President Obama made a very odd comparison in his speech on guns in Minneapolis on Monday.
As part of his pitch urging the nation to enact his gun control proposals, the president referred to the tragedy of Newtown, Conn. in the same sentence as he talked about violence “in places like Chicago or Philadelphia or Minneapolis.”
But as the president must realize, the causes of the horrific event at Sandy Hook Elementary had little in common with the unending cycle of killings in places like Chicago or Philadelphia or Minneapolis.
A random, senseless tragedy like Sandy Hook points us to mental illness.
The equally tragic but routine violence in Chicago, Philadelphia, and Minneapolis points us to a very different cause. It points us to gangs.
There is no question which type of violence is more common. As I wrote at Gingrich Productions last week, Chicago police estimate that 80 percent of homicides in the city are gang-related. Since 2007, more than 270 children have been killed there — a rate of three Newtowns per year.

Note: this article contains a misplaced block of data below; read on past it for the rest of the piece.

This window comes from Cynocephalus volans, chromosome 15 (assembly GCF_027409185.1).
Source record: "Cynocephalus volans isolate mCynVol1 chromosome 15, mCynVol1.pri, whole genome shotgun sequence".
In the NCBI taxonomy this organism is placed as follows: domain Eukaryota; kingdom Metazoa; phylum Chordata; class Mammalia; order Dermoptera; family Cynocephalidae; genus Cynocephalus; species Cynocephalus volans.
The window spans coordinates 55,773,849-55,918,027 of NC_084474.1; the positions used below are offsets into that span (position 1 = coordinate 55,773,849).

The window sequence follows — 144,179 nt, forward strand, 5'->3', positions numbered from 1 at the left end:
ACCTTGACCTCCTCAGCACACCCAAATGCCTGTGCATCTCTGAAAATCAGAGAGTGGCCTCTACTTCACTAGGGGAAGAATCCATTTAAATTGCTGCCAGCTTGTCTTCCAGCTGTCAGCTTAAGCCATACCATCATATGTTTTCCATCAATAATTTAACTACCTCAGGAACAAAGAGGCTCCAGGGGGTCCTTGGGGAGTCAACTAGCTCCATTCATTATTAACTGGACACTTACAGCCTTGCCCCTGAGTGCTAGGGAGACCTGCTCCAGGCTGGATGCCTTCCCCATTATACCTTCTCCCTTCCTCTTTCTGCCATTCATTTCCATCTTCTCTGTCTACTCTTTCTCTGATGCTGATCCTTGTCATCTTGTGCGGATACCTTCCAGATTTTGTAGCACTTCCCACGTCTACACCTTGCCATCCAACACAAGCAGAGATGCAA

Likewise, Philadelphia, a well-documented hotbed of gang violence, had 331 murders last year — the highest since 2007.
Almost 40 percent were between the ages of 18 and 24. More than 70 percent of victims had at least one prior arrest before their death. Fully half had been arrested four or more times.
Even Minneapolis where the president spoke on Monday, authorities said an increase in violence is in large part due to gang activity. After a spate of killings in 2009 shook the Somali community, a community organizer there told CBS News, “It was all gang activity, totally, 100 percent…The police don’t want to say that but everybody else knows that.”